Bush intensified his rhetorical assault on bin Laden, the exiled Saudi dissident that U.S. officials consider the prime suspect. ''I want justice,'' the president said at the Pentagon. ''There's an old poster out West, as I recall, that said: 'Wanted, dead or alive.'''
Responding to questions, White House spokesman Ari Fleischer said a quarter-century-old executive order barring assassinations ''does not limit America's ability to act in its self-defense.'' He added, ''I'm not going to define all the steps that may or may not be taken.''
''All roads lead to ... Osama bin Laden and his location in Afghanistan,'' said Secretary of State Colin Powell, overseeing the diplomatic effort to persuade Afghanistan's ruling Taliban militia to turn over bin Laden.
The Muslim fundamentalist group has given bin Laden sanctuary in Afghanistan since 1996.
''I am pleased that the coalition is coming together,'' Powell said. ''I think everybody recognizes that this challenge is one that went far beyond America, far beyond New York City and far beyond Washington.''
Powell gave his positive account after talking by telephone to President Ali Abdallah Salih of Yemen, whom he said was ''very helpful.''
Pakistani diplomats traveled to Afghanistan at the urging of the United States to appeal to Taliban leaders to turn over bin Laden.
According to Taliban-run radio, the council of Islamic clerics will decide whether to hand him over.
Treasury Secretary Paul O'Neill said the administration would also go after financial assets of terrorists and their organizations. ''We need to use all the tools at our disposal,'' he said as the Treasury Department created a special task force to coordinate the gathering of such financial information.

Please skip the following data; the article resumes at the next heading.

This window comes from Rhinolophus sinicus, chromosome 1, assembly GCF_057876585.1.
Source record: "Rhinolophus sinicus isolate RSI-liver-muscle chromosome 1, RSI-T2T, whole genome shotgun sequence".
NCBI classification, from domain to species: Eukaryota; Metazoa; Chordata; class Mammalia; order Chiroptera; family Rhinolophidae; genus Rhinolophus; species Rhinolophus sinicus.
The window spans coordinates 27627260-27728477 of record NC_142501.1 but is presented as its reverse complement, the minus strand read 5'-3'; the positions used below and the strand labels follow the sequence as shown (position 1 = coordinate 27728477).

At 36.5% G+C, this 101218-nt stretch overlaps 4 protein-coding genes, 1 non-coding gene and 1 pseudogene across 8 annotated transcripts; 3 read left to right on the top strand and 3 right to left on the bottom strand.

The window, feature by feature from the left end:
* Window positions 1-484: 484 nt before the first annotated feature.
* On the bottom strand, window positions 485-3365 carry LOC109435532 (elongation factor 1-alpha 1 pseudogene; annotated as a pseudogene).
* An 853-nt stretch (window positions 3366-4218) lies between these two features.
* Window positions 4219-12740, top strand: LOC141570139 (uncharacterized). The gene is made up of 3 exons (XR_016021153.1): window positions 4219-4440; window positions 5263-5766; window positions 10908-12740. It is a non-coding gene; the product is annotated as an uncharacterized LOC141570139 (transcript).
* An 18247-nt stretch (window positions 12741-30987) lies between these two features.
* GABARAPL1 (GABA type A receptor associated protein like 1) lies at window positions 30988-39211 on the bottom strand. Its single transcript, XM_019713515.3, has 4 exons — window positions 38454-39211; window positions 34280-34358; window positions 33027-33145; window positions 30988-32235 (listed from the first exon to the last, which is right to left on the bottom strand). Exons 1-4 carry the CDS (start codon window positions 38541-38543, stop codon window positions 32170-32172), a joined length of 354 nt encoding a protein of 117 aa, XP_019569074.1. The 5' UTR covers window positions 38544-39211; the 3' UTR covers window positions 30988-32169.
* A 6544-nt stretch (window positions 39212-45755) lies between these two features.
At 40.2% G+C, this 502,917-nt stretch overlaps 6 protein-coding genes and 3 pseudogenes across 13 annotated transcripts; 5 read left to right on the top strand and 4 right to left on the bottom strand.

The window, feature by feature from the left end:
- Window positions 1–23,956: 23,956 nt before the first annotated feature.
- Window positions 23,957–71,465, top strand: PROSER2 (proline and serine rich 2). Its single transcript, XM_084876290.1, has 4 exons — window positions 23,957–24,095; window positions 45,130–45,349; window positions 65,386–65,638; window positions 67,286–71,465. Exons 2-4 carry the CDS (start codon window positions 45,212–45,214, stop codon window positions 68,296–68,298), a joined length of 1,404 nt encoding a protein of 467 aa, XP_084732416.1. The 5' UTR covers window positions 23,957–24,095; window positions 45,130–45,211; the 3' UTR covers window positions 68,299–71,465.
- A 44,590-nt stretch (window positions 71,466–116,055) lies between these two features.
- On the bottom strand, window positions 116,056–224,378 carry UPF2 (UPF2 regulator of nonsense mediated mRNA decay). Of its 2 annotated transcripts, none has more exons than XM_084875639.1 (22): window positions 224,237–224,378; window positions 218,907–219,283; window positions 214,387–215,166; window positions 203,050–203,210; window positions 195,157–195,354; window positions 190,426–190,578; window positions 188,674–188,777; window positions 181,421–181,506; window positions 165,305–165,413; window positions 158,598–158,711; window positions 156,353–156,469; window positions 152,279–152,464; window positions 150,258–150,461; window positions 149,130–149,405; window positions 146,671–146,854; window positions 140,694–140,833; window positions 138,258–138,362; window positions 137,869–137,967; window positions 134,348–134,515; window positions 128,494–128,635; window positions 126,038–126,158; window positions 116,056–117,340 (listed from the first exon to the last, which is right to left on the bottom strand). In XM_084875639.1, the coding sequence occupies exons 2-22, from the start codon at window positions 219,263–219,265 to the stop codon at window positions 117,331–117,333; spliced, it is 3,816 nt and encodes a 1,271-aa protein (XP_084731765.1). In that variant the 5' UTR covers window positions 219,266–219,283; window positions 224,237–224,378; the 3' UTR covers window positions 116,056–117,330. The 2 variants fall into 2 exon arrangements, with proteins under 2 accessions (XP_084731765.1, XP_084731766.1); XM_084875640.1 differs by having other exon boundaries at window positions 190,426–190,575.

FBI Director Robert Mueller disclosed that 49 people -- nearly double the number when the weekend began -- have been detained for questioning in the investigation or because of doubts about their immigration status.
Mueller also said material witness warrants had been issued for people, but he wouldn't say how many. Officials previously disclosed two arrests.
Ashcroft also directed the U.S. Marshals Service to assign more than 300 deputies to assist FBI field offices in the investigation, which has received 7,700 phone calls and 47,000 tips on the Internet.
The attorney general said a growing number of federal law enforcement agents from the Justice Department would be boarding commercial flights as air marshals. Typically, air marshals are armed.
Bush began the day by greeting federal workers at the Eisenhower Old Executive Office Building next to the White House.
''A lot of people who work in this building were deeply worried about their lives last week. There are a lot of courageous people here and they're coming back to work,'' he said.
The International Monetary Fund and World Bank announced they had canceled this year's annual meetings, scheduled for late this month in Washington.
Secret Service agents arrested a Jersey City, N.J., woman and accused her of calling in two bomb threats to the White House two nights after the attacks. She was ''agitated and intoxicated'' at the time, according to a report filed by the Secret Service.
First Lady Laura Bush attended a memorial service in Stonycreek Township, Pa., with families of the people killed when hijacked United flight 93 crashed.
''America is learning the names, but you know the people,'' she said. ''And you are the ones they thought of in the last moments of life. You are the ones they called, and prayed to see again,'' Mrs. Bush said. ''We cannot ease the pain, but this country stands by you.''